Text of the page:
Massachusetts Tracking Program Helps Keep Norwood Residents Safe from Factory Pollution

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CDC's Tracking Program: Protecting Air Quality in Massachusetts
CDC’s Tracking Program: Protecting Air Quality in Massachusetts

An asphalt plant is proposed in the residential town of Norwood, Massachusetts


As director of the city health department in Norwood, Massachusetts, Sigalle Reiss is the first person that residents call with their health concerns. Facing the prospect of a new asphalt plant in the residential community, local citizens flooded her office with questions about potential health effects. Their concerns held weight. Asphalt production releases a number of harmful pollutants, some of which are known to cause cancer. The pollutants can also aggravate respiratory conditions like asthma and chronic obstructive pulmonary disease. Knowing these dangers, Reiss realized that she had a possible public health issue on her hands.

Tracking Network Used to Find Data for Public Health Concerns


Working with the Massachusetts Department of Public Health, Reiss researched health conditions that might be affected by the asphalt plant. Using the Massachusetts Tracking Network, the Department of Public Health reviewed data for the neighborhoods immediately adjacent to and potentially affected by the proposed plant. Reiss looked at asthma rates for children in Norwood as well as the number of people hospitalized for asthma and other respiratory health problems. Data showed that Norwood residents had a higher-than-average hospitalization rate for respiratory conditions. Reiss used the data to show that the asphalt plant’s environmental output needed to be adjusted to protect residents’ health.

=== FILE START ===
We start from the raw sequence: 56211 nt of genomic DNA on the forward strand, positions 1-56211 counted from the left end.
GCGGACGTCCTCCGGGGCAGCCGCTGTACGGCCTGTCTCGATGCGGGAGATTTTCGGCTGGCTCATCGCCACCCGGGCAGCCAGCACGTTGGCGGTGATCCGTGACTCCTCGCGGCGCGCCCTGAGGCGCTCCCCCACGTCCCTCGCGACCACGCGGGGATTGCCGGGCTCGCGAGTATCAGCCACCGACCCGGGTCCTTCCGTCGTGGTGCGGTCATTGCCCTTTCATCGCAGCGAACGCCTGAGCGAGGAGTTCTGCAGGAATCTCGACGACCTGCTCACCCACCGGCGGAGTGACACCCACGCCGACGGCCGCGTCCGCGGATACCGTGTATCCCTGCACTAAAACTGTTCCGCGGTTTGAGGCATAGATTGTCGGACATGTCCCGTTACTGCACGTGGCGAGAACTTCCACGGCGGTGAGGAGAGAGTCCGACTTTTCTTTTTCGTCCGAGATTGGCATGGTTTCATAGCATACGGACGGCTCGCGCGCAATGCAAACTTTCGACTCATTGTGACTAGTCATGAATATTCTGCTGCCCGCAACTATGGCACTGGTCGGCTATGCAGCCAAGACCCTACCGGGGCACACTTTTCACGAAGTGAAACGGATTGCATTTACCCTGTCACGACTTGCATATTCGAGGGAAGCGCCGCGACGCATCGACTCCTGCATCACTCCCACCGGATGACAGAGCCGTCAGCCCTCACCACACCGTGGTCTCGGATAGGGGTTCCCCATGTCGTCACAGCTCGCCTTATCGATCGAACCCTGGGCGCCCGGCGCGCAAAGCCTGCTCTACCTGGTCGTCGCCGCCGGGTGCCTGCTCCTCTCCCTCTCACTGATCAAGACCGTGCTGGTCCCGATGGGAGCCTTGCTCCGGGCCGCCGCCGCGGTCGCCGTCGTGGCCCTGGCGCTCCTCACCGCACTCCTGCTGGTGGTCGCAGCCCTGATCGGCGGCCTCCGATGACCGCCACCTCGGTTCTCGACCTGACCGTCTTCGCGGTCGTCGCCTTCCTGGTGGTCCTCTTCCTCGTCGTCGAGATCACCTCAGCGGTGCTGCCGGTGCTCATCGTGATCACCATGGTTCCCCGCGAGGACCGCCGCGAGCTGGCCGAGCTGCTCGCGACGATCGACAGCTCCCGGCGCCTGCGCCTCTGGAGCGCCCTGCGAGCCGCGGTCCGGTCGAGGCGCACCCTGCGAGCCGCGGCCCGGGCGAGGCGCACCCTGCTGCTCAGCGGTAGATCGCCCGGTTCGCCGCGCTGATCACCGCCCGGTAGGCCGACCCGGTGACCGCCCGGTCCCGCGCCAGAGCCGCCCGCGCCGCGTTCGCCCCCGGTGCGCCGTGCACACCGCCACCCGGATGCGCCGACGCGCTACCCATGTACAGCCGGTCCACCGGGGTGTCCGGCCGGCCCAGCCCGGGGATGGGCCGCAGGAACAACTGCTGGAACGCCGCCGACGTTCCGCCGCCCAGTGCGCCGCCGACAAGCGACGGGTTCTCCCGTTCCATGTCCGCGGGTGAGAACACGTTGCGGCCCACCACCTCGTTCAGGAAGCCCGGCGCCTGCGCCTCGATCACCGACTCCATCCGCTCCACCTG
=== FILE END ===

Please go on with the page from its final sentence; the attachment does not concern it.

Asphalt Plant Agrees to Procedures that Will Reduce Pollution


After Reiss delivered a formal recommendation, the permit board suspended the asphalt plant’s building permit. Using tracking network data to guide the process, the community worked with the asphalt plant to put in place building regulations and standard operating procedures that dramatically reduced the amount of harmful pollutants released from the plant.

Thanks to the Tracking Network’s easy-to-access data, the Town of Norwood was better able to conduct community planning, make sensible environmental regulations, and prevent a serious public health problem. Reiss believes it is vital to have a resource like the tracking network. “The Tracking Network is important because it provides statistics and evidence,” she said. “It’s vital to have data and tracking program input into a decision like this.”

Massachusetts Tracking Network video:

Massachusetts Tracking Network website:


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Page last reviewed: July 9, 2015
Page last updated: July 9, 2015